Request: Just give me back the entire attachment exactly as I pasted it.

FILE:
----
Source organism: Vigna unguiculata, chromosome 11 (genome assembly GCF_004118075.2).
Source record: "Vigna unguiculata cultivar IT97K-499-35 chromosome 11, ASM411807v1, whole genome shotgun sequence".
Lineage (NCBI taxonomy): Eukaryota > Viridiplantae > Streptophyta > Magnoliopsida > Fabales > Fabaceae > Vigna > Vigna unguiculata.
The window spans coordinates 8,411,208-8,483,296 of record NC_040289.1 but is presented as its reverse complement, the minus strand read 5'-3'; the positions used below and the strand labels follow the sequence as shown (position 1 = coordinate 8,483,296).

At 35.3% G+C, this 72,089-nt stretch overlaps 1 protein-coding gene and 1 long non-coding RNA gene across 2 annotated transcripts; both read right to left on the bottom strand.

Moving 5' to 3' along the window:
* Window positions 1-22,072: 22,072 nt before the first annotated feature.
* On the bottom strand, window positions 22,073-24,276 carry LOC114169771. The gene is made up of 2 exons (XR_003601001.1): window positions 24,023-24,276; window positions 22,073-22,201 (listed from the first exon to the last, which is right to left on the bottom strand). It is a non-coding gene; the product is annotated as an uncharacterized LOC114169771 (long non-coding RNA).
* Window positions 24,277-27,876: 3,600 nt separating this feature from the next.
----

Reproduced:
Source organism: Vigna unguiculata, chromosome 11 (genome assembly GCF_004118075.2).
Source record: "Vigna unguiculata cultivar IT97K-499-35 chromosome 11, ASM411807v1, whole genome shotgun sequence".
Lineage (NCBI taxonomy): Eukaryota > Viridiplantae > Streptophyta > Magnoliopsida > Fabales > Fabaceae > Vigna > Vigna unguiculata.
The window spans coordinates 8,411,208-8,483,296 of record NC_040289.1 but is presented as its reverse complement, the minus strand read 5'-3'; the positions used below and the strand labels follow the sequence as shown (position 1 = coordinate 8,483,296).

At 35.3% G+C, this 72,089-nt stretch overlaps 1 protein-coding gene and 1 long non-coding RNA gene across 2 annotated transcripts; both read right to left on the bottom strand.

Moving 5' to 3' along the window:
* Window positions 1-22,072: 22,072 nt before the first annotated feature.
* On the bottom strand, window positions 22,073-24,276 carry LOC114169771. The gene is made up of 2 exons (XR_003601001.1): window positions 24,023-24,276; window positions 22,073-22,201 (listed from the first exon to the last, which is right to left on the bottom strand). It is a non-coding gene; the product is annotated as an uncharacterized LOC114169771 (long non-coding RNA).
* Window positions 24,277-27,876: 3,600 nt separating this feature from the next.